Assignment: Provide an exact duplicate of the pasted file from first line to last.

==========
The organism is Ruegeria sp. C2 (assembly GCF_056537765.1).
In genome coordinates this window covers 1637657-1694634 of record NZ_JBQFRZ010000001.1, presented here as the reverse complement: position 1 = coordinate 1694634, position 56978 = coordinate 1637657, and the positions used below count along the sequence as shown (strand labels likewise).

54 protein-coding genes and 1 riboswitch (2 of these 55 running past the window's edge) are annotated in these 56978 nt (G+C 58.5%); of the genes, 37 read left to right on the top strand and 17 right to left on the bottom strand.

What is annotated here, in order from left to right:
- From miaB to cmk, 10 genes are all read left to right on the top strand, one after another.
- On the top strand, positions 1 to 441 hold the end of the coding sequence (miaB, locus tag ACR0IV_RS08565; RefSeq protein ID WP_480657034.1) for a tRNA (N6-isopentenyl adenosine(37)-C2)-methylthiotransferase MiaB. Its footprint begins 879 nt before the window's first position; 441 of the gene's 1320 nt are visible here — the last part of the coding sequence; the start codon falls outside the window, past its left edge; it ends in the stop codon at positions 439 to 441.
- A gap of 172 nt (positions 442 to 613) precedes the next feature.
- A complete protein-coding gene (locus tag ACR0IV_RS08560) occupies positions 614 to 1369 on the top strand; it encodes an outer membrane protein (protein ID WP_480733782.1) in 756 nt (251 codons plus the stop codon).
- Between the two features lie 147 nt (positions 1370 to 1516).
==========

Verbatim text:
The organism is Ruegeria sp. C2 (assembly GCF_056537765.1).
In genome coordinates this window covers 1637657-1694634 of record NZ_JBQFRZ010000001.1, presented here as the reverse complement: position 1 = coordinate 1694634, position 56978 = coordinate 1637657, and the positions used below count along the sequence as shown (strand labels likewise).

54 protein-coding genes and 1 riboswitch (2 of these 55 running past the window's edge) are annotated in these 56978 nt (G+C 58.5%); of the genes, 37 read left to right on the top strand and 17 right to left on the bottom strand.

What is annotated here, in order from left to right:
- From miaB to cmk, 10 genes are all read left to right on the top strand, one after another.
- On the top strand, positions 1 to 441 hold the end of the coding sequence (miaB, locus tag ACR0IV_RS08565; RefSeq protein ID WP_480657034.1) for a tRNA (N6-isopentenyl adenosine(37)-C2)-methylthiotransferase MiaB. Its footprint begins 879 nt before the window's first position; 441 of the gene's 1320 nt are visible here — the last part of the coding sequence; the start codon falls outside the window, past its left edge; it ends in the stop codon at positions 439 to 441.
- A gap of 172 nt (positions 442 to 613) precedes the next feature.
- A complete protein-coding gene (locus tag ACR0IV_RS08560) occupies positions 614 to 1369 on the top strand; it encodes an outer membrane protein (protein ID WP_480733782.1) in 756 nt (251 codons plus the stop codon).
- Between the two features lie 147 nt (positions 1370 to 1516).